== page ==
This obviously shouldn't be your only goal when writing action description, but when you've got a block of action that's 3 lines long because of ONE WORD (!!! so frustrating !!!), the following tips can be incredibly helpful.

Let's get into it.

Some of the word choices in our action description could be stronger.

If you read my little aside way back near the beginning of this post (if you didn't, you're a big meanie 😤), I explained the first part highlighted here already.

"Walks up to" is three words that explain a single action. When you have something like this in your action description, it's an indication that a stronger word can be used. Like "approaches."

There's no shame in not immediately knowing a more effective way to write something. I frequently look up synonyms for things I'm trying to describe in my action description when I notice it's running long.

The second highlighted section may not seem like there's a better way to describe this. But there actually is one word with a definition that's exactly what's being described here: a marquee.

In this instance, using this specific word works because it's a common word I would assume most people know without having to look up.

If I were writing about something more obscure, like a bone curette, I'd lean towards simpler language to describe it, like: "The surgeon uses a scoop-shaped tool to scrape the bone."

But also, I wouldn't describe what the tool looks like unless it's important to the story.

Which leads to the next point:

There's still some information that isn't necessary to the scene, and actually is even implied.

Can you guess what it is?

It's this:

You may be thinking: "WHAT?! But don't we have to point out all the characters in a scene?"

Unless the character directly interacts with another established character or takes action that's being focused on -- NOPE! No need to include them in the action description.

Additionally, if the location itself implies a certain character would be present, there's no need to point it out -- unless the character takes action that's being focused on or directly interacts with another established character. ;)

Again, you may be thinking: "But the man does interact with the employee by buying a ticket!"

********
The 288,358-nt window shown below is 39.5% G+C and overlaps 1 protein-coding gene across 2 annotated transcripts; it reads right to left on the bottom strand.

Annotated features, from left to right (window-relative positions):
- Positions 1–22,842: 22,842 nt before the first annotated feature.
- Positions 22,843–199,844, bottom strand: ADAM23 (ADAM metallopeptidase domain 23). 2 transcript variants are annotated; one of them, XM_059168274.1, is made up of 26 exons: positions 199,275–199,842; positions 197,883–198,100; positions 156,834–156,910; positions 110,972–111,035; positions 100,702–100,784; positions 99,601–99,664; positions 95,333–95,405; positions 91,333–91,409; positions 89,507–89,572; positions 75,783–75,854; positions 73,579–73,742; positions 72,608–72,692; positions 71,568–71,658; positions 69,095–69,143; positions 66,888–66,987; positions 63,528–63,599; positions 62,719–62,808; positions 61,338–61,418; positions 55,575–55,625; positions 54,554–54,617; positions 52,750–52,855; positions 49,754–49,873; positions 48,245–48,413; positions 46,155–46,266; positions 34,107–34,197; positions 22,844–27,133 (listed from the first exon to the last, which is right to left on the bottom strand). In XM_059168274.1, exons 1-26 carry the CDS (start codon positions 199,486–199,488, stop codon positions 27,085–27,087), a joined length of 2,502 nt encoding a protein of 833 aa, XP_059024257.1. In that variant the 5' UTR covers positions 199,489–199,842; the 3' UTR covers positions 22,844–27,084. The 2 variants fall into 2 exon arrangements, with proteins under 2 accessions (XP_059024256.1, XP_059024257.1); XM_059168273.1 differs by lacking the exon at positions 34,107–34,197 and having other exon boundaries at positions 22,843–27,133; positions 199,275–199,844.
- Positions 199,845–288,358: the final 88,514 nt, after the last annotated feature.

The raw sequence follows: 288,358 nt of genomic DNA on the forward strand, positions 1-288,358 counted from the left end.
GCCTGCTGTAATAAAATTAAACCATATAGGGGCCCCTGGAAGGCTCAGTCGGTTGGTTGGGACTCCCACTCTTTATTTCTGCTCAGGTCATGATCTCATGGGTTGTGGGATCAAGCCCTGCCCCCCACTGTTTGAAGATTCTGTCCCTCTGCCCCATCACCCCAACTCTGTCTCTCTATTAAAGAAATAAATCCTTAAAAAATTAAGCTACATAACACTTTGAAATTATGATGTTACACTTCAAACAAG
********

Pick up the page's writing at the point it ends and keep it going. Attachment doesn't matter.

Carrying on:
Sure, but... Do we need to see this interaction?

I'd say no. We would only need to see this interaction if you're going to focus on how the employee responds to the man in some way.

For example:

All that being said........

Don't hate me.........

There STILL is some unnecessary information here.

I know, I know........

But when you visualize how the scene would play out on screen (which I'll go over in my next post!), you'll realize what we don't necessarily need to see.

This is entirely subjective, and depends on how YOU want your scene to play out.

The part I'm talking about is:

and look at how that ONE WORD makes this action description two lines when it could easily be one. 🤬

What do we as an audience gain from seeing the man walk up to the box office?

You've probably heard the advice: "get into a scene late and leave early."

This is so we can get the crucial information without the fluff. The same advice can be applied here.

The important information we need in this particular story is that MAN (30s) bought a ticket to see Minions.

So really, that's all we need to see. And we can enter the scene there:

Look at that! We took a 4-line block of action description and condensed it into 1 line without removing any crucial information.

Why didn't I remove the "box office" part if, by being at a movie theater and asking for a ticket, it's implied that MAN is at the box office? Because, in my opinion, when reading just "reads the marquee" I wouldn't be sure if the marquee is above the theater or inside the box office. Sometimes, a little description is necessary. ;)

Here's a comparison between the original description and our revised one:

And what about if we do want to focus on the employee's reaction?

We can still keep the above line exactly as is, but add:

To go even deeper (this is the last point i'll make in this post i swear!), how can we show that the Man did indeed purchase the ticket?

We can show it through his actions and words, and/or showing him enjoying the movie:

Based on what we've learned in this post, you'll realize this can still be more concise! and in this case, the briefer this interaction is, the funnier it will be.

What if, instead of seeing MAN buy the ticket, we just jump to:

By cutting straight to MAN watching the movie, him buying the ticket despite the employee's warning is IMPLIED.

Now that I've exhausted you, I'll leave you with how this scene would actually play out irl:

if you're wondering, i do indeed have a minion cup and yes i was drinking water out of it while writing this post.

thanks for reading!